How Kubernetes environments might be able to offer hooks for storage, databases and other sources of persistent data still is a question in the minds of many potential users. To that end, a new consortium called the Data on Kubernetes Community (DoKC) was formed to help organizations find the best ways of working with stateful data on Kubernetes.
In this latest episode of The New Stack Makers podcast, two members of the group discuss the challenges associated with running stateful workloads on Kubernetes and how DoKC can help.
Participants for this conversation were Melissa Logan, principal, of Constantia.io, an open source and enterprise tech marketing firm, and director of DoKC; Patrick McFadin, vice president, developer relations and chief evangelist for the Apache Cassandra NoSQL database platform from DataStax; and Evan Powell, advisor, investor and board member, MayaData, a Kubernetes-environment storage-solution provider.
TNS editor-in-chief Joab Jackson hosted the podcast.
Given the immense challenges of shifting applications and operations to Kubernetes clusters, the idea of attaching storage and databases to such a stateless and complex containerized environment can seem especially daunting. Still, with the advent of community support that groups such as DoKC provide and the availability of working tools for Kubernetes storage and data management, many DevOps teams are forging ahead anyway.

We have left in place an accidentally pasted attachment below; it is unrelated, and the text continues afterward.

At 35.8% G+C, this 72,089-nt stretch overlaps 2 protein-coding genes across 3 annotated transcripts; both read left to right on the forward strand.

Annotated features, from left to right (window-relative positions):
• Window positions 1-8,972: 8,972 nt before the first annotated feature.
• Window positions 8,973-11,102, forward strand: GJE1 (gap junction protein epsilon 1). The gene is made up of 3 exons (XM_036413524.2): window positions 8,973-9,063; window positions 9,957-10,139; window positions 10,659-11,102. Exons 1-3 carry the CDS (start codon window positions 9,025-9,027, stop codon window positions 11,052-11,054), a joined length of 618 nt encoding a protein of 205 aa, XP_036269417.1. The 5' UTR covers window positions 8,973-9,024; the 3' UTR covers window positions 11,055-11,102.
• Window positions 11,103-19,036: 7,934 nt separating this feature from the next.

“What we’ve seen — and this is certainly the case — is that there is a large group of Kubernetes people that says, you know, stateful data never belongs in Kubernetes,” McFadin said. “But just like everything else, the infrastructure teams are saying, ’hold my beer — we’re doing it anyway.’”
Indeed, Kubernetes stateful data storage and management is a different animal compared to years past. “These workloads that themselves are ‘cloud native or loosely coupled,’ my workload and Team A should not be dependent on your workload in Team B, or another workload and team C,” Powell said. “So, the whole paradigm of shared storage, where you have ‘n’ workloads all being dropped into the same bucket of data — which is what traditional shared storage does — doesn’t really fit in the new world of cloud native data.”
The goal of DoKC has always been to “bring people together to figure out how to run stable workloads on Kubernetes,” Logan said. “It has been a challenge…Kubernetes was not originally intended to run stateful workloads,” Logan said. “Now, the early [adopters] people saw some success, but there’s still a lot of challenges with it. And so the community was formed to bring people together to Kubernetes.”
For those interested in community support for their Kubernetes data-management initiatives, DoKC holds regular meetings. “The idea is to get people who are doing data on Kubernetes or who have something to share, both at a high level, as a practitioner [offering] how-to tutorials, as well as, ‘hey, here’s how we think the future could be with data on Kubernetes,'” Logan said. “So, we host a couple of meetups every week, sometimes more, and bring all those people on to help share that knowledge.”
DataStax and MayaData are sponsors of The New Stack.